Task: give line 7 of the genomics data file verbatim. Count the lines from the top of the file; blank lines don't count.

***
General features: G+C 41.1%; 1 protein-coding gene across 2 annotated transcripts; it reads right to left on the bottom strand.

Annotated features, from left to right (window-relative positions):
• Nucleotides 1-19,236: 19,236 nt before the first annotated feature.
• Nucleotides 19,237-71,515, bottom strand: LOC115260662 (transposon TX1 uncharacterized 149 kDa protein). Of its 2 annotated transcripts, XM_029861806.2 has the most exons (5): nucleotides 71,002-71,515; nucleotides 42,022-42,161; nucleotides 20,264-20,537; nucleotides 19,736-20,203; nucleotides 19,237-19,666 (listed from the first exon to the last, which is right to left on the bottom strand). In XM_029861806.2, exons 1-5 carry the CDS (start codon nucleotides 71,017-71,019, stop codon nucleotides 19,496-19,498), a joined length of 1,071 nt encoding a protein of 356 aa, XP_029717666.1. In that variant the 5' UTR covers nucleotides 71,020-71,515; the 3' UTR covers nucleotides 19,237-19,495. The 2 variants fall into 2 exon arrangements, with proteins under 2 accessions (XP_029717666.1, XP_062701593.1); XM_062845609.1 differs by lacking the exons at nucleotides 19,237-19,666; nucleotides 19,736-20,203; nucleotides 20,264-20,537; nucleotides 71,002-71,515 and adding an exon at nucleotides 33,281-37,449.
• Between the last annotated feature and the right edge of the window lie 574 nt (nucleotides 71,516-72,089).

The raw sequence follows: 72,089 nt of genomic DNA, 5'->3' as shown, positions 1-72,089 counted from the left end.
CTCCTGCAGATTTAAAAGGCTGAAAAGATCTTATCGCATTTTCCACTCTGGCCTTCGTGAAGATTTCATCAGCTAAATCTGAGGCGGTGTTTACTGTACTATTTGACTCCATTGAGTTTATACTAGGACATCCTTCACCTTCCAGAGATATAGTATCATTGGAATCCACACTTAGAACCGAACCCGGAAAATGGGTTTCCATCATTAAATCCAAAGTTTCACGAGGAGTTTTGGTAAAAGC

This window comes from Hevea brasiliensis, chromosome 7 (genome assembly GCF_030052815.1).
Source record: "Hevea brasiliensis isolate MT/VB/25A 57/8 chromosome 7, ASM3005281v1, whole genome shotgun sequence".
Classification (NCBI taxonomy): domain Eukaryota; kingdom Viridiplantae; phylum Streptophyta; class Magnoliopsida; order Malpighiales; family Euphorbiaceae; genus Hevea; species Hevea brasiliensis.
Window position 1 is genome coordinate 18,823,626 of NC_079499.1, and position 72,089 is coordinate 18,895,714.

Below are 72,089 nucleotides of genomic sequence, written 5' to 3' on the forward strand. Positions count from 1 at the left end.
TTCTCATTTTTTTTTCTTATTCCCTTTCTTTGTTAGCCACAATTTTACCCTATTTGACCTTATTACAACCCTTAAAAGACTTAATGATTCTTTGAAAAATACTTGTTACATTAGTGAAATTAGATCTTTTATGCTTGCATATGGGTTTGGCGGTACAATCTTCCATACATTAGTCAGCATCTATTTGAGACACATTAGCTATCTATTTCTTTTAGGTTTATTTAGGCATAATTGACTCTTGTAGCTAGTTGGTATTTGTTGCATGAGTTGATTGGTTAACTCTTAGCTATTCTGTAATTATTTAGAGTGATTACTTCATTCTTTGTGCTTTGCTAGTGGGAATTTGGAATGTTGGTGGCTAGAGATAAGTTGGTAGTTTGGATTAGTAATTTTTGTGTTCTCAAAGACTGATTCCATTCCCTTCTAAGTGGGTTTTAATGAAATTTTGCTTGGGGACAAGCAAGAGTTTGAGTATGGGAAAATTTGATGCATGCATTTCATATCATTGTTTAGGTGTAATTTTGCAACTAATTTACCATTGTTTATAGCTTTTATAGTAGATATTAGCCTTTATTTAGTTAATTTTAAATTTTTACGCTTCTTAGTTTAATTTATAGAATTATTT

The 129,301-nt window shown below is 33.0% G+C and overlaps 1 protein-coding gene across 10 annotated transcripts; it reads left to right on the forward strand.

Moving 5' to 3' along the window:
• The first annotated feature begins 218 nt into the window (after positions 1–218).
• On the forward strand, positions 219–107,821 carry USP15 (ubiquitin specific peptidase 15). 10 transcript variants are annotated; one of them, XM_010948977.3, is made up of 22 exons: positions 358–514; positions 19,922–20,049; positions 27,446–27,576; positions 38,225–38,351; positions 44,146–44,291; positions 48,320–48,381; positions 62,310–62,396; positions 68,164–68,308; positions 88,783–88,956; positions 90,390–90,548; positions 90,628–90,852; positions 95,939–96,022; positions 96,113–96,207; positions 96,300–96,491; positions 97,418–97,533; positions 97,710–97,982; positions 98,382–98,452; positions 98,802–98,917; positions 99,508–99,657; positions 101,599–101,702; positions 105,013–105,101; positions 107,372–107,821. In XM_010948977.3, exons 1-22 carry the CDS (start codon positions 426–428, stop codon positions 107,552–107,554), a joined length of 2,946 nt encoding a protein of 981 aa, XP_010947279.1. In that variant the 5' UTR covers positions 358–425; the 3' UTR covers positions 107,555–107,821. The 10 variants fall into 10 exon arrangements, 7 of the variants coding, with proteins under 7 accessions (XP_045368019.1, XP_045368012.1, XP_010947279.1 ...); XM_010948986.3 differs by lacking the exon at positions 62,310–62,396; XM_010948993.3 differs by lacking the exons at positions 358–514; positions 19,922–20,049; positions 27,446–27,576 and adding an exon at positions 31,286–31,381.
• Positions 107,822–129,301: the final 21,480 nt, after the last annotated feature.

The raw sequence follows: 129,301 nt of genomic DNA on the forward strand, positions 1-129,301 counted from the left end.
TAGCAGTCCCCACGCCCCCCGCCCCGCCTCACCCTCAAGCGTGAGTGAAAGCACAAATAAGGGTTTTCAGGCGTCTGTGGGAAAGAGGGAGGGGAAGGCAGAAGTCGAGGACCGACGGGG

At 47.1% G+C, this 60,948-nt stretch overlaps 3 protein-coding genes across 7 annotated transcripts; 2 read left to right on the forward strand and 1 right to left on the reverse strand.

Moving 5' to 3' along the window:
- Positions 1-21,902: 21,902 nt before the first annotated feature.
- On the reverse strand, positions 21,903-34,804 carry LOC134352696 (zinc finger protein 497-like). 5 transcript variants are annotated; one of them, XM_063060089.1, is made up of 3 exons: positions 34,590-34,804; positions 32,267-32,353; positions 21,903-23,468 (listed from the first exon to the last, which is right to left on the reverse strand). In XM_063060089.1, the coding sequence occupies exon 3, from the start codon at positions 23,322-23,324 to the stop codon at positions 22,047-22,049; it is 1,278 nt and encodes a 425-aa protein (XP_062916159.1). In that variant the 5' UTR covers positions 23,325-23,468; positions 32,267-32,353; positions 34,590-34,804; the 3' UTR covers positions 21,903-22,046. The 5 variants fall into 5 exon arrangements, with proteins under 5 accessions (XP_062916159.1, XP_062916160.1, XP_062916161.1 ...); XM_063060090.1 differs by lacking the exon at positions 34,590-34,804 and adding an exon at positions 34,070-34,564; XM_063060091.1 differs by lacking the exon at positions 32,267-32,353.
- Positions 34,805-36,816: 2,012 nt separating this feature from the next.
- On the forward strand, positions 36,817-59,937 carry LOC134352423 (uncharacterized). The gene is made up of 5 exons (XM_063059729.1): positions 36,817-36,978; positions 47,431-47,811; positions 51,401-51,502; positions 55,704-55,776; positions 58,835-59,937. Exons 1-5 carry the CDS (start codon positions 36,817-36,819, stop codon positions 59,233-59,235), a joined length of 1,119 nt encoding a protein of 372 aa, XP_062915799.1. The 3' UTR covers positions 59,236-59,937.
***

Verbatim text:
CTCCTGCAGATTTAAAAGGCTGAAAAGATCTTATCGCATTTTCCACTCTGGCCTTCGTGAAGATTTCATCAGCTAAATCTGAGGCGGTGTTTACTGTACTATTTGACTCCATTGAGTTTATACTAGGACATCCTTCACCTTCCAGAGATATAGTATCATTGGAATCCACACTTAGAACCGAACCCGGAAAATGGGTTTCCATCATTAAATCCAAAGTTTCACGAGGAGTTTTGGTAAAAGC